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Computer games for our furry friends

Several games for animals on touch screen tablets are now available. As with human children, these should not replace more traditional play.

Koira pelaa taulutietokoneella
Alpo usually plays for a few minutes, until distracted. Image: Yle

Pigs have been known to be able to play computer games for some time, as shown in scientific experiments that illustrate these social beings’ intelligence. Now man’s best friend is also entering the information age.

Alpo is one dog, who likes to play computer games. His owners recently uploaded a game for dogs onto their tablet. The mutt copped onto the game fast.

“It was a bit of a surprise when it got interested in the game immediately. First he just followed with his eyes what was happening on the screen, and tried to dig out the moving dog from the screen. Every now and then it had to go and look on the other side of the screen, whether it ran there to hide,” Alpo’s owner Vesa Ruusunen recounts.

The game has a simple idea. A virtual dog moves on screen. When Alpo touches it with his muzzle or paw, the dog makes a sound and disappears.

Protective cover needed

Alpo’s owners had some second thoughts about letting a dog play with such an expensive gadget. However, the fears proved unfounded, as Alpo knows how to use the tablet appropriately.

“He doesn’t play with it for more than a few minutes at a time. The device takes it surprisingly well. The protective cover for the screen shields it from claws, and no major damage has been done, even though teeth have also been used,” Ruusunen says.

Dog trainer Johanna Vanhatalo from the canine services company Koirapalveu HvväKäytös advises to first teach the dog how to use a tablet.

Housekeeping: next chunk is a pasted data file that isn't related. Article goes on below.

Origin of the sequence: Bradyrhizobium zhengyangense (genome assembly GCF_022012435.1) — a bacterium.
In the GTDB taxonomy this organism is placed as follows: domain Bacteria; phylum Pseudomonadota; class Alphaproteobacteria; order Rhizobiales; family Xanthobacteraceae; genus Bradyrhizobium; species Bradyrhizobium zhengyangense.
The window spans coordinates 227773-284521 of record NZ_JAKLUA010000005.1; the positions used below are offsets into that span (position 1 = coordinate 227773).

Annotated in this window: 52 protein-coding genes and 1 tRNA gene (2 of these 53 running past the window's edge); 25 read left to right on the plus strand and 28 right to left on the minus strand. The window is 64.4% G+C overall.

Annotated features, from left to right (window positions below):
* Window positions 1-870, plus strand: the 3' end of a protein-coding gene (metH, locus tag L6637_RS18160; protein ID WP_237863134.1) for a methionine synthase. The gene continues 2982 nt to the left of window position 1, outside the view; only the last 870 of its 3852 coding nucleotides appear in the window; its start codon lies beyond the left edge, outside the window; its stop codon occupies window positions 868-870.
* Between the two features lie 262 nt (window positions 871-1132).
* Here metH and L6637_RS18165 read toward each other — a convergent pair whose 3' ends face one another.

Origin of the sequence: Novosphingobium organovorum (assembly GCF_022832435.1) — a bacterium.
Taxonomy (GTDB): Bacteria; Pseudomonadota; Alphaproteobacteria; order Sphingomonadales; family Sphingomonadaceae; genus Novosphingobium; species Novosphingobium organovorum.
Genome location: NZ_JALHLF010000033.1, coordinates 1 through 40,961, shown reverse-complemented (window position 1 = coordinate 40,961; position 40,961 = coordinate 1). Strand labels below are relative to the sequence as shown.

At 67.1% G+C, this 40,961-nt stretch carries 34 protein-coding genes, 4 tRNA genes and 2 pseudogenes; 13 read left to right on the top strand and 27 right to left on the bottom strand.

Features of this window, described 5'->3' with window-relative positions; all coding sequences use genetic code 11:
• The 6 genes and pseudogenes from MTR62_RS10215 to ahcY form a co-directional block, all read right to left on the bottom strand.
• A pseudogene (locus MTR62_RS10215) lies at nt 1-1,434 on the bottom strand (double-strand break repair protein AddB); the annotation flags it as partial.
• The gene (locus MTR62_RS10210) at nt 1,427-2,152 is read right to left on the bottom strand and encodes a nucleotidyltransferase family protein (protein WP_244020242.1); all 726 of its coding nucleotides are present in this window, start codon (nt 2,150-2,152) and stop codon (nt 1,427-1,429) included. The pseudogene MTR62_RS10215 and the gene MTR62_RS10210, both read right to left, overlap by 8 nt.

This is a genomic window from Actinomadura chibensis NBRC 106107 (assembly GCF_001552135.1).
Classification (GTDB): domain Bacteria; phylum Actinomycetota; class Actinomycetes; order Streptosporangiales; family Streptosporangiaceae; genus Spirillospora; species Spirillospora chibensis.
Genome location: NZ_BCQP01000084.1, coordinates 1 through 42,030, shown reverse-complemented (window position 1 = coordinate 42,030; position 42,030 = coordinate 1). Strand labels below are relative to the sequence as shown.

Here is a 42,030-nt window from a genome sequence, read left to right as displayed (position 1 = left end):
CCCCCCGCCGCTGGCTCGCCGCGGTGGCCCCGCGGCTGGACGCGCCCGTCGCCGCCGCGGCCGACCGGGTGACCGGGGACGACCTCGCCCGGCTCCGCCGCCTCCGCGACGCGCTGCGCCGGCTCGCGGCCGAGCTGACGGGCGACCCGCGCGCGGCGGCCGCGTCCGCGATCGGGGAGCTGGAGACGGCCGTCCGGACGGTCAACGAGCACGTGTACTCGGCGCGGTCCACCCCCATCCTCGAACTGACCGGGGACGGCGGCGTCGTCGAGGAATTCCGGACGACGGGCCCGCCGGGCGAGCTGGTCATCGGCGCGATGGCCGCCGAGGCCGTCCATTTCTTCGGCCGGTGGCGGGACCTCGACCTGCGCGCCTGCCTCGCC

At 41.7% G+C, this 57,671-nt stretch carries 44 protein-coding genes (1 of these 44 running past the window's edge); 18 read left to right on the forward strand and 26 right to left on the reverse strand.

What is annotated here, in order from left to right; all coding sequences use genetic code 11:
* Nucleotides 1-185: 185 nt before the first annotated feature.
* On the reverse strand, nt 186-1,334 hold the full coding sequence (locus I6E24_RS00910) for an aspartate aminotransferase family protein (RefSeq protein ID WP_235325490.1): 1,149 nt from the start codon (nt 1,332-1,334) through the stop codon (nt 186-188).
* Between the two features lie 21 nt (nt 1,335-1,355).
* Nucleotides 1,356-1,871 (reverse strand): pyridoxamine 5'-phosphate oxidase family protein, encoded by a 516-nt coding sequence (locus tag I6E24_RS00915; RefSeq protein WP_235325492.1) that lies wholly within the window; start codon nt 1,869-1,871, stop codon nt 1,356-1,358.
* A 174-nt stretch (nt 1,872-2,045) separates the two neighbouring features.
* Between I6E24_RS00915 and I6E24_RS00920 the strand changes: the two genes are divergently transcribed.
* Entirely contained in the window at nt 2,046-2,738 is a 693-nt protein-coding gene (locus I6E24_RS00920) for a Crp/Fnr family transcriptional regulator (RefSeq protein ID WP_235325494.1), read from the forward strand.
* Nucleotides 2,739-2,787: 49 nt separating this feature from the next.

“If the dog finds the game rewarding, taking the tablet away is a punishment for it. So the device is taken away when it’s used in too rough a manner,” Vanhatalo notes.

Not for all doggies

Tablet games are not yet that popular among dog owners. Vanhatalo sees this changing, however, as games can offer an interesting diversion for dogs. Even though the chase is a virtual one, this can still be satisfying to the dog, Vanhatalo says.

“It’s rewarding to the dog itself when something happens in the game, like a sound effect or the target on the screen disappears.”

However, such gaming could be harmful for dogs with compulsive herding instincts, resulting in disturbed behaviour. Dogs also exhibit individual variation in terms of their interest towards games. Another dog in Alpo’s household, Helmi, showed no interest in the game, for instance.

Physical play crucial

Vanhatalo cautions against replacing more traditional play and outings with computer games.

“The dog needs a lot of shared activities and concrete things to do,” the dog trainer asserts.

Alpo, for one, is only allowed limited time on the tablet. The dog also makes sure to get its share of more traditional play.

“Traditional toys are clearly preferred, and it will move towards them immediately when these are offered. So there’s no danger that Alpo will become a game addict. The best games are fetching a stick and running after a ball,” Ruusunen says.

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